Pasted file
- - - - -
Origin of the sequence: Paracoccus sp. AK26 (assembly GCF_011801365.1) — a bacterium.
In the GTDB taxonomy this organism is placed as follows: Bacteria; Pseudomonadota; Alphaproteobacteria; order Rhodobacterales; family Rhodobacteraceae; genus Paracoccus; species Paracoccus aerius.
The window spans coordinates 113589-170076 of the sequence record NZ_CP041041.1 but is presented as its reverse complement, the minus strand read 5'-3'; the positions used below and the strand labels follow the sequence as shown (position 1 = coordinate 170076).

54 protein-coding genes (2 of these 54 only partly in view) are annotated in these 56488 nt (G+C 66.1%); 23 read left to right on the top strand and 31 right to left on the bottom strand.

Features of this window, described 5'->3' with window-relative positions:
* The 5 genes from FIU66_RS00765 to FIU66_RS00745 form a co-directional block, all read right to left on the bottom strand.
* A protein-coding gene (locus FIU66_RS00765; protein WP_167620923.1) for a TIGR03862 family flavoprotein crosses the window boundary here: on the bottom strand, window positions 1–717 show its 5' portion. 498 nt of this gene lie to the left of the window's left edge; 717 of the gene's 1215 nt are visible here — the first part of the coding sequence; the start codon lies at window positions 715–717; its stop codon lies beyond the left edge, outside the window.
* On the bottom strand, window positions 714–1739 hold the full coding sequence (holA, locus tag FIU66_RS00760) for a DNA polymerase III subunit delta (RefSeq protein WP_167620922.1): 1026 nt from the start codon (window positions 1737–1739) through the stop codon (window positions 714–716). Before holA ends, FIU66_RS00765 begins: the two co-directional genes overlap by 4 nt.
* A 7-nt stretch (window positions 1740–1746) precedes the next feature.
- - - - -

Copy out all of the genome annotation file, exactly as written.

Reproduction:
Origin of the sequence: Paracoccus sp. AK26 (assembly GCF_011801365.1) — a bacterium.
In the GTDB taxonomy this organism is placed as follows: Bacteria; Pseudomonadota; Alphaproteobacteria; order Rhodobacterales; family Rhodobacteraceae; genus Paracoccus; species Paracoccus aerius.
The window spans coordinates 113589-170076 of the sequence record NZ_CP041041.1 but is presented as its reverse complement, the minus strand read 5'-3'; the positions used below and the strand labels follow the sequence as shown (position 1 = coordinate 170076).

54 protein-coding genes (2 of these 54 only partly in view) are annotated in these 56488 nt (G+C 66.1%); 23 read left to right on the top strand and 31 right to left on the bottom strand.

Features of this window, described 5'->3' with window-relative positions:
* The 5 genes from FIU66_RS00765 to FIU66_RS00745 form a co-directional block, all read right to left on the bottom strand.
* A protein-coding gene (locus FIU66_RS00765; protein WP_167620923.1) for a TIGR03862 family flavoprotein crosses the window boundary here: on the bottom strand, window positions 1–717 show its 5' portion. 498 nt of this gene lie to the left of the window's left edge; 717 of the gene's 1215 nt are visible here — the first part of the coding sequence; the start codon lies at window positions 715–717; its stop codon lies beyond the left edge, outside the window.
* On the bottom strand, window positions 714–1739 hold the full coding sequence (holA, locus tag FIU66_RS00760) for a DNA polymerase III subunit delta (RefSeq protein WP_167620922.1): 1026 nt from the start codon (window positions 1737–1739) through the stop codon (window positions 714–716). Before holA ends, FIU66_RS00765 begins: the two co-directional genes overlap by 4 nt.
* A 7-nt stretch (window positions 1740–1746) precedes the next feature.